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During several months of 2003, a newly identified illness termed severe acute respiratory syndrome (SARS) spread rapidly through the world. A new coronavirus (SARS-CoV) was identified as the SARS pathogen, which triggered severe pneumonia and acute, often lethal, lung failure. Moreover, among infected individuals influenza such as the Spanish flu and the emergence of new respiratory disease viruses have caused high lethality resulting from acute lung failure. In cell lines, angiotensin-converting enzyme 2 (ACE2) has been identified as a potential SARS-CoV receptor. The high lethality of SARS-CoV infections, its enormous economic and social impact, fears of renewed outbreaks as well as the potential misuse of such viruses as biologic weapons make it paramount to understand the pathogenesis of SARS-CoV. Here we provide the first genetic proof that ACE2 is a crucial SARS-CoV receptor in vivo. SARS-CoV infections and the Spike protein of the SARS-CoV reduce ACE2 expression. Notably, injection of SARS-CoV Spike into mice worsens acute lung failure in vivo that can be attenuated by blocking the renin-angiotensin pathway. These results provide a molecular explanation why SARS-CoV infections cause severe and often lethal lung failure and suggest a rational therapy for SARS and possibly other respiratory disease viruses.
The emergence of Middle East respiratory syndrome coronavirus (MERS-CoV) in 2012 marked the second introduction of a highly pathogenic coronavirus into the human population in the twenty-first century. The continuing introductions of MERS-CoV from dromedary camels, the subsequent travel-related viral spread, the unprecedented nosocomial outbreaks and the high case-fatality rates highlight the need for prophylactic and therapeutic measures. Scientific advancements since the 2002-2003 severe acute respiratory syndrome coronavirus (SARS-CoV) pandemic allowed for rapid progress in our understanding of the epidemiology and pathogenesis of MERS-CoV and the development of therapeutics. In this Review, we detail our present understanding of the transmission and pathogenesis of SARS-CoV and MERS-CoV, and discuss the current state of development of measures to combat emerging coronaviruses.
To establish a small animal model of severe acute respiratory syndrome (SARS), we developed a mouse model of human severe acute respiratory syndrome coronavirus (SARS-CoV) infection by introducing the human gene for angiotensin-converting enzyme 2 (hACE2) (the cellular receptor of SARS-CoV), driven by the mouse ACE2 promoter, into the mouse genome. The hACE2 gene was expressed in lung, heart, kidney, and intestine. We also evaluated the responses of wild-type and transgenic mice to SARS-CoV inoculation. At days 3 and 7 postinoculation, SARS-CoV replicated more efficiently in the lungs of transgenic mice than in those of wild-type mice. In addition, transgenic mice had more severe pulmonary lesions, including interstitial hyperemia and hemorrhage, monocytic and lymphocytic infiltration, protein exudation, and alveolar epithelial cell proliferation and desquamation. Other pathologic changes, including vasculitis, degeneration, and necrosis, were found in the extrapulmonary organs of transgenic mice, and viral antigen was found in brain. Therefore, transgenic mice were more susceptible to SARS-CoV than were wild-type mice, and susceptibility was associated with severe pathologic changes that resembled human SARS infection. These mice will be valuable for testing potential vaccine and antiviral drug therapies and for furthering our understanding of SARS pathogenesis.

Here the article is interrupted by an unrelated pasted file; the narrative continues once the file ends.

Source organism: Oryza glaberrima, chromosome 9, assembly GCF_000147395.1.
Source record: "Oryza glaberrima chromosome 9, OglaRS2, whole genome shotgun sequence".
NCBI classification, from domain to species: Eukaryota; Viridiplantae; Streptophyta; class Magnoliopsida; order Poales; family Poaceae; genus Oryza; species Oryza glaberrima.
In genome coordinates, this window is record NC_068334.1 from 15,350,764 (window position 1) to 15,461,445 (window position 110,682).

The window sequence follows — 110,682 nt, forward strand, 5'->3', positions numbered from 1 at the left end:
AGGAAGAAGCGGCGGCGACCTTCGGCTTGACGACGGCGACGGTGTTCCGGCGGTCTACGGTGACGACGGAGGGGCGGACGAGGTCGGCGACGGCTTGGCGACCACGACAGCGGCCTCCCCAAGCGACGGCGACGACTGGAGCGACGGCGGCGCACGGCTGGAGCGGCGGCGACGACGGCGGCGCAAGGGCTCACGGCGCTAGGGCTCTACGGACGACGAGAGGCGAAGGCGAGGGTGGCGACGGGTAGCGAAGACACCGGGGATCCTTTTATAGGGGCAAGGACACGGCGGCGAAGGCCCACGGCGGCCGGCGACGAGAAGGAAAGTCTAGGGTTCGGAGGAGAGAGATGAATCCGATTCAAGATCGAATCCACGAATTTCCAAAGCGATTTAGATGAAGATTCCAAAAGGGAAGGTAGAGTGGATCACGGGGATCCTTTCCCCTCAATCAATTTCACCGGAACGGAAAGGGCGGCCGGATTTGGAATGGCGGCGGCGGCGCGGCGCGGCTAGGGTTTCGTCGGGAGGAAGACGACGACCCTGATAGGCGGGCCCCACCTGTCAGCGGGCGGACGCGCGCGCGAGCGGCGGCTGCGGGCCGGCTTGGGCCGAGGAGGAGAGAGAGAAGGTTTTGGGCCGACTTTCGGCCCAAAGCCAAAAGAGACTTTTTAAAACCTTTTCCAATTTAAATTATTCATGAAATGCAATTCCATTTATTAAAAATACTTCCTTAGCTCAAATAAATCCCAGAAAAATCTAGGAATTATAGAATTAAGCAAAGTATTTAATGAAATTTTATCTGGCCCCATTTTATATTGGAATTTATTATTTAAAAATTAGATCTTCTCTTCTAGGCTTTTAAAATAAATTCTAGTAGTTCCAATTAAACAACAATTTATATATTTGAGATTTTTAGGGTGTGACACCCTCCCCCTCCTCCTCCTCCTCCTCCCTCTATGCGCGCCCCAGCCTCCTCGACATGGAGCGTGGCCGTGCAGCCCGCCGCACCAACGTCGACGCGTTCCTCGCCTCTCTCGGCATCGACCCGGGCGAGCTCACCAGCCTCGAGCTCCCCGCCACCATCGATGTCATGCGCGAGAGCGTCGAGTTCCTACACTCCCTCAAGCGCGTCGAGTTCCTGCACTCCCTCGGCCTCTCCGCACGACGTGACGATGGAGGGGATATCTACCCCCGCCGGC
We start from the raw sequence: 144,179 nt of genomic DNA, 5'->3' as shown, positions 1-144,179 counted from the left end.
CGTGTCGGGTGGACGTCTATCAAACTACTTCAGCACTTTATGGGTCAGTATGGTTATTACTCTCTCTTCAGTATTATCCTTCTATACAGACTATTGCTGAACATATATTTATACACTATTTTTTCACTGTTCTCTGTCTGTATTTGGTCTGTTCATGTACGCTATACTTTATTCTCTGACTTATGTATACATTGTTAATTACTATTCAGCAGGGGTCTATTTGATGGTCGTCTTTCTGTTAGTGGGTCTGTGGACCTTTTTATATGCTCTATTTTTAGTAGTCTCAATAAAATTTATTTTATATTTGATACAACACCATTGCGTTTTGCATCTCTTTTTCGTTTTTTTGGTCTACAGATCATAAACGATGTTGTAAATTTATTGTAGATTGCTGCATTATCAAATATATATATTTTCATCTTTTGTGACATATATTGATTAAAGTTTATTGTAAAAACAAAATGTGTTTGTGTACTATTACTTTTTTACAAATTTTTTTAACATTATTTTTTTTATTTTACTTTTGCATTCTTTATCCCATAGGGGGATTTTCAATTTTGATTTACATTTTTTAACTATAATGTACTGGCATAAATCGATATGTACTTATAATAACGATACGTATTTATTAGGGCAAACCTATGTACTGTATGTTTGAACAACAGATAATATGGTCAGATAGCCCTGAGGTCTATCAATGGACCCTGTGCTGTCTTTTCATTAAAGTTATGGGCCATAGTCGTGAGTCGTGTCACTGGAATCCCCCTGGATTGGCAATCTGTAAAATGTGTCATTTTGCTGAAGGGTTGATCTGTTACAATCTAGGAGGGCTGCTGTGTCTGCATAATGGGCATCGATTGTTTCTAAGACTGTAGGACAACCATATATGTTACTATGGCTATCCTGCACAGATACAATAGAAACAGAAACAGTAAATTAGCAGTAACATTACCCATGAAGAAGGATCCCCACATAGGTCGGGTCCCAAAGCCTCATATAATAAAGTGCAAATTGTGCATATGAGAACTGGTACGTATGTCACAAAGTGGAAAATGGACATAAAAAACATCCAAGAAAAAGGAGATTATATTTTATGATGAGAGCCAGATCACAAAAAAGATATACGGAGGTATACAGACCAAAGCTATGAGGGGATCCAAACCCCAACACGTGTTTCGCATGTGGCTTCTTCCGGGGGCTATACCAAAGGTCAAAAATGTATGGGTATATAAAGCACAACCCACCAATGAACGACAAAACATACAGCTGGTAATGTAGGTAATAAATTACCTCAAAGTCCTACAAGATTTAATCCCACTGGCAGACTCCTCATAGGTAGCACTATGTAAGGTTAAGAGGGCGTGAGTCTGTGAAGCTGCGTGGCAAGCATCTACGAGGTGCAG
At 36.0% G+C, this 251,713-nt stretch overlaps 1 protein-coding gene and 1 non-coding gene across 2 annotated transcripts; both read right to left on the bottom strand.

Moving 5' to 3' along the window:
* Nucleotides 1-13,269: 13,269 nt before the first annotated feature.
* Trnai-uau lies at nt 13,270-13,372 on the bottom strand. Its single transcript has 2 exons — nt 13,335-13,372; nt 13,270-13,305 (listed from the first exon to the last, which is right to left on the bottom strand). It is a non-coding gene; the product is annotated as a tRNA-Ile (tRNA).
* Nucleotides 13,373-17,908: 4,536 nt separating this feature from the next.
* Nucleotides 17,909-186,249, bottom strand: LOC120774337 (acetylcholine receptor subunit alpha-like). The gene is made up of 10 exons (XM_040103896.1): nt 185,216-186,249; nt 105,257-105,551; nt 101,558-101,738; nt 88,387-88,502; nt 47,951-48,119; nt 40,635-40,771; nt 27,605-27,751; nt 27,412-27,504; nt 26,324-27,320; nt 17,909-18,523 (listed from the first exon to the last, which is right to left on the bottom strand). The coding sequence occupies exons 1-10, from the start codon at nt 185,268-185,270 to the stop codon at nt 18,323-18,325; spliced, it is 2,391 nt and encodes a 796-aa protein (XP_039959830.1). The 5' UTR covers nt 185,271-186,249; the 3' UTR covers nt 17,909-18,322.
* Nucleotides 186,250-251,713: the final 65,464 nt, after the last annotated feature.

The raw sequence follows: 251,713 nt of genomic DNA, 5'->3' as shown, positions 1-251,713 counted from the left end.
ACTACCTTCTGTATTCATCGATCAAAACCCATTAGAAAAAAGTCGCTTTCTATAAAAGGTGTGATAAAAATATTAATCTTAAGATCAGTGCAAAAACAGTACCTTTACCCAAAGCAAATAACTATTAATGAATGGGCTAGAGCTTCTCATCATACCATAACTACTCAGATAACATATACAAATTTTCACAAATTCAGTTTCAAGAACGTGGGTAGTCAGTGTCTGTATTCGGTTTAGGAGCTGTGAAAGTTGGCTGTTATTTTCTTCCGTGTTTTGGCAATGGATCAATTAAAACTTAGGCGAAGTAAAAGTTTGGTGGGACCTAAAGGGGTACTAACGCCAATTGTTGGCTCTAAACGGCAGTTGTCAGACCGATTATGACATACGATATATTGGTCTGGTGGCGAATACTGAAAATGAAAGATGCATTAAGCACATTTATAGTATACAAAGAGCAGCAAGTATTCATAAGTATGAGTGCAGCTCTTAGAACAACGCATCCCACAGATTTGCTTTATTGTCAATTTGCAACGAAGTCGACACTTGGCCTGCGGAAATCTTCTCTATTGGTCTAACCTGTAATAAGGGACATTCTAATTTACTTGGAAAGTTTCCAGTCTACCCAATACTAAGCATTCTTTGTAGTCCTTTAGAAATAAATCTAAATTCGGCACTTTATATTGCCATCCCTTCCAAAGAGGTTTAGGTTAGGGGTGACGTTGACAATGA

Infection of humans with the severe acute respiratory syndrome coronavirus (SARS-CoV) results in substantial morbidity and mortality, with death resulting primarily from respiratory failure. While the lungs are the major site of infection, the brain is also infected in some patients. Brain infection may result in long-term neurological sequelae, but little is known about the pathogenesis of SARS-CoV in this organ. We previously showed that the brain was a major target organ for infection in mice that are transgenic for the SARS-CoV receptor (human angiotensin-converting enzyme 2). Herein, we use these mice to show that virus enters the brain primarily via the olfactory bulb, and infection results in rapid, transneuronal spread to connected areas of the brain. This extensive neuronal infection is the main cause of death because intracranial inoculation with low doses of virus results in a uniformly lethal disease even though little infection is detected in the lungs. Death of the animal likely results from dysfunction and/or death of infected neurons, especially those located in cardiorespiratory centers in the medulla. Remarkably, the virus induces minimal cellular infiltration in the brain. Our results show that neurons are a highly susceptible target for SARS-CoV and that only the absence of the host cell receptor prevents severe murine brain disease.